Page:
Whingy, when she is in Sydney for NYE, expects (and gets) an invite to the party. The years she does come, she absents herself around 9.45 and goes inside to have a nap on our sofa until 11.30. This year was no different except that Mr Whingy also nicked off for a nap - into the spare bedroom.

Their excuse? They'd been up since 7am. Me, I'd been up since 5.30am as I had 8 cat sit visits to do, plus make food for the party. Did I nap? Nope. Didn't have the opportunity in the afternoon and wasn't tired until after midnight.

I do think it's the height of rudeness to leave a party and have a nap in the middle of it (unless you're over 75 and feeling it).  One of my other guests joining us for the first time, Posh, was horrified. "Does she do that every year?" she gasped, looking at Whingy on the sofa.

"Yup," I replied sadly.

"How bloody rude!"

My girlfriends Posh and Ms America felt that Whingy thought they were boring if she had to nick off for a sleep. They felt insulted. Old girlfriend Sushi has been to my NYE party for the last 20 years and knew what to expect from Whingy, though. She was amused rather than insulted, but surprised that Whingy hadn't asked for the music to be turned off so she could sleep in peace. Or rather, simply turn it off herself.

The rudeness didn't stop there. In 2017 we finally replaced our 30 year old sofa. The new one is a couple of centimetres longer. However, Whingy didn't think so. She complained the new sofa wasn't as long as the last one and she couldn't stretch out as much to have a sleep.

I hope the Whingies go interstate for this year's NYE. I can't NOT invite them to my party or there will be fireworks that put the Sydney NYE ones to shame. And I can't say to Whingy, "Do you mind not having a nap in the middle of my party as other guests feel insulted?" or she'll accuse ME of rudeness.

If only narcissists could see their real selves when they look in the mirror.

Tuesday, October 31, 2017

The everyday life of a cat sitter

So I haven't blogged here since July. Shame on me. But time flies when you're having fun.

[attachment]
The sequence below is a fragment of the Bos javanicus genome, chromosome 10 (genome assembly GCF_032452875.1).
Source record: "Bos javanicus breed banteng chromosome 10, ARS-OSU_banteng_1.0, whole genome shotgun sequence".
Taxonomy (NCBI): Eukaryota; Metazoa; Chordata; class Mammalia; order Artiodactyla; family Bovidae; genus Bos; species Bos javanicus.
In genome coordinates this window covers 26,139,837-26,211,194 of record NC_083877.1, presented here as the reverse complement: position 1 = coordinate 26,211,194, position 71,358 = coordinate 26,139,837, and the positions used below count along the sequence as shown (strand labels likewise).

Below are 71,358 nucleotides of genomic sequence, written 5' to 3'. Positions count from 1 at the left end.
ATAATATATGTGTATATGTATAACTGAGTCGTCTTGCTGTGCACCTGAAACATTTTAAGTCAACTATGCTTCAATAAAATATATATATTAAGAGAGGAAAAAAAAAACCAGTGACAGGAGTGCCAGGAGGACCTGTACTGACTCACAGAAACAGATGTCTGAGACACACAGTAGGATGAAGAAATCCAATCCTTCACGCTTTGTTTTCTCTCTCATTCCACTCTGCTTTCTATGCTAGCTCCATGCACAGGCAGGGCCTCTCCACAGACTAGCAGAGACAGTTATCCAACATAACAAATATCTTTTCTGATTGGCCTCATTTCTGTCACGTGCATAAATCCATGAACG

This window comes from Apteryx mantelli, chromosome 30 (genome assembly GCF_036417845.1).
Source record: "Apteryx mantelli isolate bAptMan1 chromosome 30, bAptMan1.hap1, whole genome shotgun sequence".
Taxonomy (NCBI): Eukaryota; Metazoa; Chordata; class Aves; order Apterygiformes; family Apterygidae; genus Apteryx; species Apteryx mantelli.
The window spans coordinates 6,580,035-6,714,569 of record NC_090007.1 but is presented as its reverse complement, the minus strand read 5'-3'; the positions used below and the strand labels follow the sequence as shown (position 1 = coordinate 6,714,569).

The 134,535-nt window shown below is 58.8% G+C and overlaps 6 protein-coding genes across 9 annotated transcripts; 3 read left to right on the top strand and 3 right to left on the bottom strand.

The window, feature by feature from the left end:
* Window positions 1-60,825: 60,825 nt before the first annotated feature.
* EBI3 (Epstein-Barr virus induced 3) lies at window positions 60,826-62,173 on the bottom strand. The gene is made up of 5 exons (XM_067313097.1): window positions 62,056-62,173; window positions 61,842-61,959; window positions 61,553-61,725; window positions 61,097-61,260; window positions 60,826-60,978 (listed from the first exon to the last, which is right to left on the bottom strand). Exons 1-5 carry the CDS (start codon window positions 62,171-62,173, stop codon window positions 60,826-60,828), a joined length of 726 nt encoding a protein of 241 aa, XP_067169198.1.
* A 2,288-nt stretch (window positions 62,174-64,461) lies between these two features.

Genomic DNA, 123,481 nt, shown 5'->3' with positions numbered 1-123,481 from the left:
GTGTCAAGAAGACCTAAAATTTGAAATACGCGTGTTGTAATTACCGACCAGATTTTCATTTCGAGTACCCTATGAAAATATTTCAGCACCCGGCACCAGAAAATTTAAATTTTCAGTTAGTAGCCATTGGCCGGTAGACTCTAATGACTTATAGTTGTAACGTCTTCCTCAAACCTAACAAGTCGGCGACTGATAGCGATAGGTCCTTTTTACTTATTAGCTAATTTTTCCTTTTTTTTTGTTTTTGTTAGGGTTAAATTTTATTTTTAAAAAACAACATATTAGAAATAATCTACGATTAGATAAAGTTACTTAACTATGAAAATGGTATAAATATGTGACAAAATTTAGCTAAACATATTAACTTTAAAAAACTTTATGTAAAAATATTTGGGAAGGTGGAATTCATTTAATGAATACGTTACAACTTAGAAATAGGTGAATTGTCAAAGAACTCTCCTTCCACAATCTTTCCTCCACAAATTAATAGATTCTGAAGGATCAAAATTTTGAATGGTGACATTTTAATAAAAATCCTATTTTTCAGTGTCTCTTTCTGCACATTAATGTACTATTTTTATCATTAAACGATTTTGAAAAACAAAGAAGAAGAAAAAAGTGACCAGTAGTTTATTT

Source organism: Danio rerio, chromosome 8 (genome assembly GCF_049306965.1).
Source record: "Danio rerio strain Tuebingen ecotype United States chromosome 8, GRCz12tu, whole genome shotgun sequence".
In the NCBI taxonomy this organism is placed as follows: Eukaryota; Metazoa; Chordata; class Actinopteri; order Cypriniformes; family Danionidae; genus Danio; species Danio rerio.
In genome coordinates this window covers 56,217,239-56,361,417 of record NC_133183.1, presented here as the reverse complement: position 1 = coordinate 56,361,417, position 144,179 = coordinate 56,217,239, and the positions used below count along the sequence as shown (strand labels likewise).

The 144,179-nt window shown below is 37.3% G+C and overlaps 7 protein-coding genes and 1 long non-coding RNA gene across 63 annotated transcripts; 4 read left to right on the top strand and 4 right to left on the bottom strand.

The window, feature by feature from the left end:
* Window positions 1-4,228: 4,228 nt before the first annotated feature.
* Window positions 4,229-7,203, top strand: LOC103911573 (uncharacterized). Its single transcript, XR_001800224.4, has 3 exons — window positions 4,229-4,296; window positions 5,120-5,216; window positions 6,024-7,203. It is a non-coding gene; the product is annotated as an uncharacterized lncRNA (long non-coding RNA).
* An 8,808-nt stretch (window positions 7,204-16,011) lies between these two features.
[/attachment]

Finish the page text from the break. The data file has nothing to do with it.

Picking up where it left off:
And having fun I have had. I've taken on a lot more cat sitting work, and boy, let me tell you, it's the most stress-free role I've ever had.

Okay, so there's a lot of driving around, which, depending on the time of day, isn't exactly stress-free, especially when you encounter drivers who seem to have picked their driver's licence out of a cereal packet. But my feline clients for the most part are a joy.

In the last few months I've only come close to being attacked once. By a cat I'll call Sybil.  In fact I'll call her Syko Sybil. (Which looks better on paper than Psycho Sybil.) Here's a cat with personality plus. One personality is nice and normal. The other, the evil twin side, can take the lead in a second. Snarls, growls, hisses and threats. For no particular reason. She's healthy, before you ask. She gets regularly checked by the vet, but she's a rescue cat and who knows what went on in her life before her owner took her home and gave her unconditional love (and probably got scratched and bitten a lot since then).

Some cats are ambivalent. "Oh, you've come to feed me. Good. Feed me and I'll bugger off and sleep somewhere. Cheers." They eat, ignore you patting them and encouraging them to come for a cuddle, and stalk off. Cats will be cats.

Some are love bunnies, and it's these I enjoy the most. They miss their humans and want contact. Pats, strokes, cuddles, brushing. I have heard purrs in every key, and been climbed on and head butted by dozens of joyful furbabies who enjoy my company as much as I enjoy theirs.

The most rewarding in the last few months has been a pair of Sphynx brothers. I'll call them Da Boyz. I've never really been excited by the idea of a basically hairless cat. Photos show them wrinkled and often, it seems, with a frown on their face. I thought touching them would be weird. It is, in a nice kind of way. They are covered in peach fuzz. Their feet, bony and prehensile, are strangely enchanting. They are agile and very smart; think of a cat who thinks it's a monkey. Their tails are like whips; thin and tapered, and they curl them up elegantly against their flanks when they sit. Waiting for their food, standing up and yelling at me, their tails quiver expectantly.

I've minded Da Boyz twice. The first time was only for a few days and they were keen to tell me they wanted food, and didn't mind the odd pat. But no cuddles thanks. Feed us, clean up after us and we'll watch you and get a bit closer each day.